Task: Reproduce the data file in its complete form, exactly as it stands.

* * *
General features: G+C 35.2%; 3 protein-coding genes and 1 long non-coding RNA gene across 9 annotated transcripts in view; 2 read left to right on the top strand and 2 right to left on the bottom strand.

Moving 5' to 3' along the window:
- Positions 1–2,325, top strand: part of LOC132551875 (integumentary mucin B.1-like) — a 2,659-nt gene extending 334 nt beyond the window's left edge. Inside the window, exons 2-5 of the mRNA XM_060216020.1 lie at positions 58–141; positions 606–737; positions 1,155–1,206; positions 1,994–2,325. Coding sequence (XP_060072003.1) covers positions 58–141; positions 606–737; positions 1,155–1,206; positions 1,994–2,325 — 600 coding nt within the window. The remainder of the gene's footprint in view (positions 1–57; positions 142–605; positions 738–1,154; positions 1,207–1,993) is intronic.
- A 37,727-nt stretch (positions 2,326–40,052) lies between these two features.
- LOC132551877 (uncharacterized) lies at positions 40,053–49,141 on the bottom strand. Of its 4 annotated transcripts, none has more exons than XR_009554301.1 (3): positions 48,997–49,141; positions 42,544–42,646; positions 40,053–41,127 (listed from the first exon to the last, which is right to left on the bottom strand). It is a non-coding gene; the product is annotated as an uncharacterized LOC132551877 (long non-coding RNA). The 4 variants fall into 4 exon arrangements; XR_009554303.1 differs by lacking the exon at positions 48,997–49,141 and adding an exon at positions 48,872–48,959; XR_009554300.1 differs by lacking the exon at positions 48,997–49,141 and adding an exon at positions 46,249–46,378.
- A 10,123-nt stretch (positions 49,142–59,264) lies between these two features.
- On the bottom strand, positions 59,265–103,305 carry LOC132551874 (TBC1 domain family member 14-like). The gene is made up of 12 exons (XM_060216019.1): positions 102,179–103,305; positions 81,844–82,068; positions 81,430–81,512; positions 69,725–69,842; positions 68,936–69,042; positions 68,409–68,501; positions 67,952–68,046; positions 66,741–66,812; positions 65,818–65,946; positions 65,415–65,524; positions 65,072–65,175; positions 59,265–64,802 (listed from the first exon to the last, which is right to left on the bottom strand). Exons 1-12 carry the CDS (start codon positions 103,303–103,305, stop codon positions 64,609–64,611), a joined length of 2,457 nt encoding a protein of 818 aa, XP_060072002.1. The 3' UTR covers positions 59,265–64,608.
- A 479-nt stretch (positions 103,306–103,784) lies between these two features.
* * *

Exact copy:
General features: G+C 35.2%; 3 protein-coding genes and 1 long non-coding RNA gene across 9 annotated transcripts in view; 2 read left to right on the top strand and 2 right to left on the bottom strand.

Moving 5' to 3' along the window:
- Positions 1–2,325, top strand: part of LOC132551875 (integumentary mucin B.1-like) — a 2,659-nt gene extending 334 nt beyond the window's left edge. Inside the window, exons 2-5 of the mRNA XM_060216020.1 lie at positions 58–141; positions 606–737; positions 1,155–1,206; positions 1,994–2,325. Coding sequence (XP_060072003.1) covers positions 58–141; positions 606–737; positions 1,155–1,206; positions 1,994–2,325 — 600 coding nt within the window. The remainder of the gene's footprint in view (positions 1–57; positions 142–605; positions 738–1,154; positions 1,207–1,993) is intronic.
- A 37,727-nt stretch (positions 2,326–40,052) lies between these two features.
- LOC132551877 (uncharacterized) lies at positions 40,053–49,141 on the bottom strand. Of its 4 annotated transcripts, none has more exons than XR_009554301.1 (3): positions 48,997–49,141; positions 42,544–42,646; positions 40,053–41,127 (listed from the first exon to the last, which is right to left on the bottom strand). It is a non-coding gene; the product is annotated as an uncharacterized LOC132551877 (long non-coding RNA). The 4 variants fall into 4 exon arrangements; XR_009554303.1 differs by lacking the exon at positions 48,997–49,141 and adding an exon at positions 48,872–48,959; XR_009554300.1 differs by lacking the exon at positions 48,997–49,141 and adding an exon at positions 46,249–46,378.
- A 10,123-nt stretch (positions 49,142–59,264) lies between these two features.
- On the bottom strand, positions 59,265–103,305 carry LOC132551874 (TBC1 domain family member 14-like). The gene is made up of 12 exons (XM_060216019.1): positions 102,179–103,305; positions 81,844–82,068; positions 81,430–81,512; positions 69,725–69,842; positions 68,936–69,042; positions 68,409–68,501; positions 67,952–68,046; positions 66,741–66,812; positions 65,818–65,946; positions 65,415–65,524; positions 65,072–65,175; positions 59,265–64,802 (listed from the first exon to the last, which is right to left on the bottom strand). Exons 1-12 carry the CDS (start codon positions 103,303–103,305, stop codon positions 64,609–64,611), a joined length of 2,457 nt encoding a protein of 818 aa, XP_060072002.1. The 3' UTR covers positions 59,265–64,608.
- A 479-nt stretch (positions 103,306–103,784) lies between these two features.